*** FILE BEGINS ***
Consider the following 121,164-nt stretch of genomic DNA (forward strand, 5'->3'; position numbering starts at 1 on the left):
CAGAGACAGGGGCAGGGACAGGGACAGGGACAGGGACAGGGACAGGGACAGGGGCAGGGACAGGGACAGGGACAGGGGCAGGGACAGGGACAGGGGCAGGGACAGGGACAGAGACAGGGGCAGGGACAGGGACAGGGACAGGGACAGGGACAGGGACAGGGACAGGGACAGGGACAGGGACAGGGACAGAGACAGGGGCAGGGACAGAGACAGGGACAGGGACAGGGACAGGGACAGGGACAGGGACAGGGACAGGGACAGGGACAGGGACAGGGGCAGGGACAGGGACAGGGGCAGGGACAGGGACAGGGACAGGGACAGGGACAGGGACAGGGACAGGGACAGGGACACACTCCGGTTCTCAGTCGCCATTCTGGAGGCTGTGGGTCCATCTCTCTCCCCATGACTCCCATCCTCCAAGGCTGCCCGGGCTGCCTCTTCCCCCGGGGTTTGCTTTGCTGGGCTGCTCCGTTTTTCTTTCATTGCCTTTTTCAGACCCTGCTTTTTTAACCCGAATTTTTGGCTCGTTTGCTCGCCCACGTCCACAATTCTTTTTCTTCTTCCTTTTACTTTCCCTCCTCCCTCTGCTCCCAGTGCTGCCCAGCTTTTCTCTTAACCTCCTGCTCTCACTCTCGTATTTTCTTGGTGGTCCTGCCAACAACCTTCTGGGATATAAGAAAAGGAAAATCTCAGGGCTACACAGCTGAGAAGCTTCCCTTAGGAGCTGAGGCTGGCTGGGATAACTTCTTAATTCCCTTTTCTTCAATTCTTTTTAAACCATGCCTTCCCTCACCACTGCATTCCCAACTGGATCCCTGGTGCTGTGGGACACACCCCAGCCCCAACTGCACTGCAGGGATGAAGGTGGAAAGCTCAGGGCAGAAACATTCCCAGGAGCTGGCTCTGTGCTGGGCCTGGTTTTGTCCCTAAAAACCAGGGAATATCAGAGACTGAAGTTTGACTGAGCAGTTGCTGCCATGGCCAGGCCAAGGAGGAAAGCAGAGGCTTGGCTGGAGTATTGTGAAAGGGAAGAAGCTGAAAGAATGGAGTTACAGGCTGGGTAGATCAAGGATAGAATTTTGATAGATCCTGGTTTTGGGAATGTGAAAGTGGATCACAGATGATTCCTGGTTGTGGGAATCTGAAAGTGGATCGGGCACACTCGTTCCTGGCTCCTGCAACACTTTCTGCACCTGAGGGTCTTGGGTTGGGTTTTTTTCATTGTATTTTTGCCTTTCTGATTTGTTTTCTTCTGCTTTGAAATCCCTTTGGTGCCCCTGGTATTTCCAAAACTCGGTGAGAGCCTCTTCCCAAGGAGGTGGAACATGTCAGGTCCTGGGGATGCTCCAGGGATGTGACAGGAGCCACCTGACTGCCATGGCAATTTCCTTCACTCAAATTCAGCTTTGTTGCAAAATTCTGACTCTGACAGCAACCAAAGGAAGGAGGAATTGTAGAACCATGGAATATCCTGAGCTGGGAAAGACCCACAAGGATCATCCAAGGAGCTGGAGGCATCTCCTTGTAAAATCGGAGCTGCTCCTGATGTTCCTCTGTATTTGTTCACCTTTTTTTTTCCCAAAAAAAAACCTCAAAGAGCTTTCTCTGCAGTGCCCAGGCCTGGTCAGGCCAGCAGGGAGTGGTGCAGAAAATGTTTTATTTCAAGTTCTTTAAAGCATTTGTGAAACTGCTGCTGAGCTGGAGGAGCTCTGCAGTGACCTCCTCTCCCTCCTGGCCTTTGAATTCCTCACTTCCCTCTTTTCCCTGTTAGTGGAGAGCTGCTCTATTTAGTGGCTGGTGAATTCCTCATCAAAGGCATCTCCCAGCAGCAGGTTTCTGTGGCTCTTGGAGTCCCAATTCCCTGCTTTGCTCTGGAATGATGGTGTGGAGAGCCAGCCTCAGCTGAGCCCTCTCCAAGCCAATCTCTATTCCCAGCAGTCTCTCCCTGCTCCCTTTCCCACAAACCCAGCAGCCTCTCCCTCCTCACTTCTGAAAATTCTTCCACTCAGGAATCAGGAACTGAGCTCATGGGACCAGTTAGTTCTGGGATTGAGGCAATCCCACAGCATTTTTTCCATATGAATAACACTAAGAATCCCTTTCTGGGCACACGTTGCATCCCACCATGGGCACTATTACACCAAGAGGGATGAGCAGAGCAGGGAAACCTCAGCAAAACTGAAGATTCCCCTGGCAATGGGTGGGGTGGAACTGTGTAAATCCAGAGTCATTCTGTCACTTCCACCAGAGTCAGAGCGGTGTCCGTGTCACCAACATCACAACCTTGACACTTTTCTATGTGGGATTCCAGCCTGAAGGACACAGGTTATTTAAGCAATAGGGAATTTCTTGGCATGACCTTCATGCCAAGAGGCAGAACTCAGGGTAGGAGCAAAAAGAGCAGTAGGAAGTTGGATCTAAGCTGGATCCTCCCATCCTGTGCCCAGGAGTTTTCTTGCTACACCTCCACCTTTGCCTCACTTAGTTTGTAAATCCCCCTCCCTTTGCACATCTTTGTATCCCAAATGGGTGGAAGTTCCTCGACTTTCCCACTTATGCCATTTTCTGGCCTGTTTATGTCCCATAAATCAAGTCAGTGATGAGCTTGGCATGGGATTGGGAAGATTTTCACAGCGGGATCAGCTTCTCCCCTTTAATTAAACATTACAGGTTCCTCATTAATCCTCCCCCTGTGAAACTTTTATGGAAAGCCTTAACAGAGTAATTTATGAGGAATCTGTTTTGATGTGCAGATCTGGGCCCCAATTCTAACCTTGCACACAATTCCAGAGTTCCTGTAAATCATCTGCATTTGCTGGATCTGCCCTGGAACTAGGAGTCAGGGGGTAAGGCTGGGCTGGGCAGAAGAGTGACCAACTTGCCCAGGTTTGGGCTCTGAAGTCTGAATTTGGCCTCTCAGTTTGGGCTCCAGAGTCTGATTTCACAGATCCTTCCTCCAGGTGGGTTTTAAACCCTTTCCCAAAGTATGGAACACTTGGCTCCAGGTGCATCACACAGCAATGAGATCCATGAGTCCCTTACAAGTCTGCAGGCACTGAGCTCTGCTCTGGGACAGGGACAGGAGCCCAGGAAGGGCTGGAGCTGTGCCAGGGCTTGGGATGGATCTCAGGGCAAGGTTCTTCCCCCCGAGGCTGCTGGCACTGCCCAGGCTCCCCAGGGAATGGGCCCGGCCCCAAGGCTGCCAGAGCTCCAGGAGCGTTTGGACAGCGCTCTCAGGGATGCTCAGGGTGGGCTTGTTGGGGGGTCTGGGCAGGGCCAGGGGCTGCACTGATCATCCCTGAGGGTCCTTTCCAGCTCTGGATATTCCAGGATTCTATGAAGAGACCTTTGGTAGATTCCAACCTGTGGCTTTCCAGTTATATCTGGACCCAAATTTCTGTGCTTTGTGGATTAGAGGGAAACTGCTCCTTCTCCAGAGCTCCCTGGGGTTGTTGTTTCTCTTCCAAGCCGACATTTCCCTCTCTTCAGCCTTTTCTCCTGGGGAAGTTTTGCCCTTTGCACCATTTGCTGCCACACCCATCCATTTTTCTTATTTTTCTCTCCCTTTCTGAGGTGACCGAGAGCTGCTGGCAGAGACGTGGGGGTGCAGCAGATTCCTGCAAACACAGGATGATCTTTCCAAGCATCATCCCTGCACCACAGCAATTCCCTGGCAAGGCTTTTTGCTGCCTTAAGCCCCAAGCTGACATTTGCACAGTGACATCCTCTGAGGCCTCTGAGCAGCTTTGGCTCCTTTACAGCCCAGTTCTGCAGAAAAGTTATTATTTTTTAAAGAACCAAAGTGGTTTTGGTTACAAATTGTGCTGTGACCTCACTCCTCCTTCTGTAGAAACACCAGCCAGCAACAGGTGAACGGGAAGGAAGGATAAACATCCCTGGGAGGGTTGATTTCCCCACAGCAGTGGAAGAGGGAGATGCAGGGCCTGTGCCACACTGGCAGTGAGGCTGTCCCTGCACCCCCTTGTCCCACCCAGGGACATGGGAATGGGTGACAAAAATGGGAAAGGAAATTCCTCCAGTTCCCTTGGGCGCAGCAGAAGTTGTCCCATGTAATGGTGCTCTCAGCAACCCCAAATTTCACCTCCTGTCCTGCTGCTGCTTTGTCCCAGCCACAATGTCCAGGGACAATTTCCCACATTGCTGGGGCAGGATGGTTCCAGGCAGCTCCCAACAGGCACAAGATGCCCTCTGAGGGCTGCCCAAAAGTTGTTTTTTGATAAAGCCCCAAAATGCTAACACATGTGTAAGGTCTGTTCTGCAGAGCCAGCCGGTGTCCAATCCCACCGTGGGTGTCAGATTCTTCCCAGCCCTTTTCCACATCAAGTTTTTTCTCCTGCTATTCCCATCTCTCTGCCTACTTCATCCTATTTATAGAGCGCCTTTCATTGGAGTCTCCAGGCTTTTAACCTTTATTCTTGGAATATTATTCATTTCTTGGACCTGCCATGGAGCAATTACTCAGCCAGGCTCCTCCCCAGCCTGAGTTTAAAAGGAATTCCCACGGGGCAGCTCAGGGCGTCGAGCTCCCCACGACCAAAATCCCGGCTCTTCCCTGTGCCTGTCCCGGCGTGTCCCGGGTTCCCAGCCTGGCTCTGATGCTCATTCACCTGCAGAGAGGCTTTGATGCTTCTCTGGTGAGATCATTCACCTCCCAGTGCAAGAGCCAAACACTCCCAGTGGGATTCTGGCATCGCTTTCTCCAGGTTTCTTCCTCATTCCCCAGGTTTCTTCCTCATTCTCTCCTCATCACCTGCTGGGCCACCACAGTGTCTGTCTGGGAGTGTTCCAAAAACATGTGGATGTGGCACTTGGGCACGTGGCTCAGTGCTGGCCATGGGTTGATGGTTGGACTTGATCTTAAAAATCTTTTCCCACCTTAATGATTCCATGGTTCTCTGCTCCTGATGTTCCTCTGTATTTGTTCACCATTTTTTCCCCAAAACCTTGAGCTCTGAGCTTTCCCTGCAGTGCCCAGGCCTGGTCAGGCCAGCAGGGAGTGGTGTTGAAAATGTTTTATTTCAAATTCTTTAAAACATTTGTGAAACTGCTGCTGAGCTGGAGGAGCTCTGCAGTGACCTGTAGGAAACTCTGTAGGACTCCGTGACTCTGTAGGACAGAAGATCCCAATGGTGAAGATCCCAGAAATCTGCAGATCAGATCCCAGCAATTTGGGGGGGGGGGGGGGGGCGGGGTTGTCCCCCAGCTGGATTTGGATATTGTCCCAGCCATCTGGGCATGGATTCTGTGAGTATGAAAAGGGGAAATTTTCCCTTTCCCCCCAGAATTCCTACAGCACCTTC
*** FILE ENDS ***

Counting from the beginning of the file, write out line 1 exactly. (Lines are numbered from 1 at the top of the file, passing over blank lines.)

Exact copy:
Consider the following 121,164-nt stretch of genomic DNA (forward strand, 5'->3'; position numbering starts at 1 on the left):